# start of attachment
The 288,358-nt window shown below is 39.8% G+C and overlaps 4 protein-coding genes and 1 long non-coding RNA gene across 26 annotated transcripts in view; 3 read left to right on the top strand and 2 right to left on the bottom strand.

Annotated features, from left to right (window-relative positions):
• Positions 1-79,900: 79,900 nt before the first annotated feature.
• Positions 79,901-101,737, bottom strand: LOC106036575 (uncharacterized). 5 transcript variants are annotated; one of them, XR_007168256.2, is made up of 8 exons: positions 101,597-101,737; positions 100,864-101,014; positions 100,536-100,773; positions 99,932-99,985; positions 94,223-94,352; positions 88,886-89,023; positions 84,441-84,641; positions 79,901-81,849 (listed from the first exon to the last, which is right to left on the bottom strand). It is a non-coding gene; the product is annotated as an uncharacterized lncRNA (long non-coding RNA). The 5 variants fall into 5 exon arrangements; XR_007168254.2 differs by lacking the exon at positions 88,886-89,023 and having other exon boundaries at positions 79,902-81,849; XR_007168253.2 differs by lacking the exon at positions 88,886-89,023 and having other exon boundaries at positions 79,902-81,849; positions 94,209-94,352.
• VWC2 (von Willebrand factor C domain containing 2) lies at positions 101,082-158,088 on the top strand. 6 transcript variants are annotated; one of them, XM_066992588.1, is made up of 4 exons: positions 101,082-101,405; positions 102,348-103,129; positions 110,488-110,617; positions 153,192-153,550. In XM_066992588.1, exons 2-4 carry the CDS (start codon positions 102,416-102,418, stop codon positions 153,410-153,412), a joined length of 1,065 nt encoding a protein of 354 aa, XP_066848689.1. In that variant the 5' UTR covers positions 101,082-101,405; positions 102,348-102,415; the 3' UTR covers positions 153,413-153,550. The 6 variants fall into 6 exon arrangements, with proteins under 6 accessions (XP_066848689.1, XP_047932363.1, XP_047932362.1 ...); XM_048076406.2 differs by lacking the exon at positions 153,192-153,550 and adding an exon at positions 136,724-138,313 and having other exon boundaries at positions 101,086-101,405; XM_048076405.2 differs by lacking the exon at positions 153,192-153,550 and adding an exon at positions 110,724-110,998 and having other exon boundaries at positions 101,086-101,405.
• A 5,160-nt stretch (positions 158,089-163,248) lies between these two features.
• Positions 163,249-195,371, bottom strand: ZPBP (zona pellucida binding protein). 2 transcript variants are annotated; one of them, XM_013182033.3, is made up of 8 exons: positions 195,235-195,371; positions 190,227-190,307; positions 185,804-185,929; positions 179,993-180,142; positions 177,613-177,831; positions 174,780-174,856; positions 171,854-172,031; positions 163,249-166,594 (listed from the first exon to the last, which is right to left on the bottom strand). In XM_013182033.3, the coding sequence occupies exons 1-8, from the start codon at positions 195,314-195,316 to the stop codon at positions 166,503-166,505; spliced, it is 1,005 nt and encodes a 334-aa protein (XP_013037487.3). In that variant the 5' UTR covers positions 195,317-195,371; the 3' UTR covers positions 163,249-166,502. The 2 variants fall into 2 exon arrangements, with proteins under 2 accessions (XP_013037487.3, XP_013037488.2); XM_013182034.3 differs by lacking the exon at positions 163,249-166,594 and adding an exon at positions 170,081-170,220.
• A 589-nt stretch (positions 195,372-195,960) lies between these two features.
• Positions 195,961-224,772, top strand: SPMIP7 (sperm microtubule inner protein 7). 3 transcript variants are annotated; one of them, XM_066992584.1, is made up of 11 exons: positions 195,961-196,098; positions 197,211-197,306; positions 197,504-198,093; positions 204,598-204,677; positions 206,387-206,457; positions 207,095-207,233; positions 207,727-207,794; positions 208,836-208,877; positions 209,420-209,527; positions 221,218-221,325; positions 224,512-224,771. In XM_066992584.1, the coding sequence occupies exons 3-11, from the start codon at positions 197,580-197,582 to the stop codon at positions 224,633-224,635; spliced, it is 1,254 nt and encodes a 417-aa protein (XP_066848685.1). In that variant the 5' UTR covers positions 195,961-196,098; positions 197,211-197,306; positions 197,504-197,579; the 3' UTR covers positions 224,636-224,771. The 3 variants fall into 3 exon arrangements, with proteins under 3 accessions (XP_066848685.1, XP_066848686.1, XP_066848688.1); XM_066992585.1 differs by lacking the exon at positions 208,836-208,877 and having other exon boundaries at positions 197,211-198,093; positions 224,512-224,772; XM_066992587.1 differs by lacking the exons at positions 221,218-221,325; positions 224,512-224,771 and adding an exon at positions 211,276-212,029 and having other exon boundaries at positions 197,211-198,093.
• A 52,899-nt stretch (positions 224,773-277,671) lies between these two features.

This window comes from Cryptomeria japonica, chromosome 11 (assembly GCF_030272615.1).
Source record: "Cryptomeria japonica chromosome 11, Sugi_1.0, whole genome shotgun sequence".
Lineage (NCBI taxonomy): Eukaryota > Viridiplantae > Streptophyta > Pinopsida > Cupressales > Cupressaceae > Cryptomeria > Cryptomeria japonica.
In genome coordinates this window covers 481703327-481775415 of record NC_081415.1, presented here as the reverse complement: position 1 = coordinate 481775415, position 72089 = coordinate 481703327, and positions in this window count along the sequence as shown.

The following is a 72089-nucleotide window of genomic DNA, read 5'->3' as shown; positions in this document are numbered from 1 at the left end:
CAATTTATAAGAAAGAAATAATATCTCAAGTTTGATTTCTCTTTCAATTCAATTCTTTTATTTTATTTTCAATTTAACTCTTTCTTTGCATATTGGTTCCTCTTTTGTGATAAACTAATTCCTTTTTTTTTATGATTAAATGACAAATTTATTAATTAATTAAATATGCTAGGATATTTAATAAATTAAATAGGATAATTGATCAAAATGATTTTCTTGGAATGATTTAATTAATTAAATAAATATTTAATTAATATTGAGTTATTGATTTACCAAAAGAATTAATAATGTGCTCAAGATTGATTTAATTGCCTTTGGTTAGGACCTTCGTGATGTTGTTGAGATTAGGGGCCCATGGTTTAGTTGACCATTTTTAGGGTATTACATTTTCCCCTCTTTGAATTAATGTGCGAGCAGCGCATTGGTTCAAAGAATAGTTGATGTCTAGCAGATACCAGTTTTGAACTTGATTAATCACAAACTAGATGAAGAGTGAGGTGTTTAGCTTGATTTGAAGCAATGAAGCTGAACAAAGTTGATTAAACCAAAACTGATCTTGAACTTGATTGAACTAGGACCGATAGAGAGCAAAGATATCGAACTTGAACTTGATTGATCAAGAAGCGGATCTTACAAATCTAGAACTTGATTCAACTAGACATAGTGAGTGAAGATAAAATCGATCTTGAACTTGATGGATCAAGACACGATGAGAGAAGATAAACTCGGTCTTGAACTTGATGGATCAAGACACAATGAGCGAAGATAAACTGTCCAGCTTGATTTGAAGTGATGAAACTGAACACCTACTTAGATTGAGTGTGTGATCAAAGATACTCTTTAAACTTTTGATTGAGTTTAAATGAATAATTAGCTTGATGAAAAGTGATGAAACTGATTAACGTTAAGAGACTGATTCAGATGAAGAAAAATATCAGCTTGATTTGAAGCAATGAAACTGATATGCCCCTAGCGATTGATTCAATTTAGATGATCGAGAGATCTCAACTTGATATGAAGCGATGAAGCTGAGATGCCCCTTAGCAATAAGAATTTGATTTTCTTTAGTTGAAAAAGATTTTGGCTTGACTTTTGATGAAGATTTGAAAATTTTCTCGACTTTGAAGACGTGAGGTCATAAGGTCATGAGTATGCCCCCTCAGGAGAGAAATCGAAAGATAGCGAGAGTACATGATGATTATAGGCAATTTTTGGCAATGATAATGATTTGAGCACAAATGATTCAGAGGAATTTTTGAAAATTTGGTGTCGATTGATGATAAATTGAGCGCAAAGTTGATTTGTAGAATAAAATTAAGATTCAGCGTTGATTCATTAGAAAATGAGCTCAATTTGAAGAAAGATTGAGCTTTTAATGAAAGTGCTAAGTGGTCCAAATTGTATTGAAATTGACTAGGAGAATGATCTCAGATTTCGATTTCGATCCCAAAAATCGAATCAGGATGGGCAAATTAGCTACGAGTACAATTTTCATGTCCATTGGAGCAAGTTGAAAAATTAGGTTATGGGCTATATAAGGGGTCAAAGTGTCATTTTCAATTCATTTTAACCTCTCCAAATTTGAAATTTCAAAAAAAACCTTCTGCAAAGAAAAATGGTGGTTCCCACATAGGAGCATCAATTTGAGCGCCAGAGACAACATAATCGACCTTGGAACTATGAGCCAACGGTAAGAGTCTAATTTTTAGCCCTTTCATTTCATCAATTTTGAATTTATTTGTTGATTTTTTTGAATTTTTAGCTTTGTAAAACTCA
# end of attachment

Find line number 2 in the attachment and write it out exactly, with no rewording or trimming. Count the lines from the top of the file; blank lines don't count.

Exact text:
Annotated features, from left to right (window-relative positions):